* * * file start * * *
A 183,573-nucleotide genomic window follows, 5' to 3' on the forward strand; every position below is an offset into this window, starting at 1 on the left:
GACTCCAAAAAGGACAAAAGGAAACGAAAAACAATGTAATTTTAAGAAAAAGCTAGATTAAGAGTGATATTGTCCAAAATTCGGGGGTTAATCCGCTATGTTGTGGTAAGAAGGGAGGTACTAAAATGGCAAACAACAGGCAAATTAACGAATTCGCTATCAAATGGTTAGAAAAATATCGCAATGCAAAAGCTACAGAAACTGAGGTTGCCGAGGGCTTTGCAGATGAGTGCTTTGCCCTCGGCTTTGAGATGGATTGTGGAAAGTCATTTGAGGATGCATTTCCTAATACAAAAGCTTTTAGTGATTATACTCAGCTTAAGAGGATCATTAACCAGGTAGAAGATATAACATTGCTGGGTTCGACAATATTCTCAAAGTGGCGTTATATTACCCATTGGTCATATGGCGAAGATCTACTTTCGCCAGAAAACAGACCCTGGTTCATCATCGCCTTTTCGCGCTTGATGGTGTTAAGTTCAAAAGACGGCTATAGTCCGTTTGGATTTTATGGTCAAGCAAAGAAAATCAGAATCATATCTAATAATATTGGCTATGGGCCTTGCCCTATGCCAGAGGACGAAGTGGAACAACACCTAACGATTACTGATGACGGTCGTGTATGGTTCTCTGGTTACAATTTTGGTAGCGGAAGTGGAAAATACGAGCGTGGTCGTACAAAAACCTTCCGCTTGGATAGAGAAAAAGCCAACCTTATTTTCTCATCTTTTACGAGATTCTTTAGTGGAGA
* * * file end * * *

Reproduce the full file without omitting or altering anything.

A 183,573-nucleotide genomic window follows, 5' to 3' on the forward strand; every position below is an offset into this window, starting at 1 on the left:
GACTCCAAAAAGGACAAAAGGAAACGAAAAACAATGTAATTTTAAGAAAAAGCTAGATTAAGAGTGATATTGTCCAAAATTCGGGGGTTAATCCGCTATGTTGTGGTAAGAAGGGAGGTACTAAAATGGCAAACAACAGGCAAATTAACGAATTCGCTATCAAATGGTTAGAAAAATATCGCAATGCAAAAGCTACAGAAACTGAGGTTGCCGAGGGCTTTGCAGATGAGTGCTTTGCCCTCGGCTTTGAGATGGATTGTGGAAAGTCATTTGAGGATGCATTTCCTAATACAAAAGCTTTTAGTGATTATACTCAGCTTAAGAGGATCATTAACCAGGTAGAAGATATAACATTGCTGGGTTCGACAATATTCTCAAAGTGGCGTTATATTACCCATTGGTCATATGGCGAAGATCTACTTTCGCCAGAAAACAGACCCTGGTTCATCATCGCCTTTTCGCGCTTGATGGTGTTAAGTTCAAAAGACGGCTATAGTCCGTTTGGATTTTATGGTCAAGCAAAGAAAATCAGAATCATATCTAATAATATTGGCTATGGGCCTTGCCCTATGCCAGAGGACGAAGTGGAACAACACCTAACGATTACTGATGACGGTCGTGTATGGTTCTCTGGTTACAATTTTGGTAGCGGAAGTGGAAAATACGAGCGTGGTCGTACAAAAACCTTCCGCTTGGATAGAGAAAAAGCCAACCTTATTTTCTCATCTTTTACGAGATTCTTTAGTGGAGA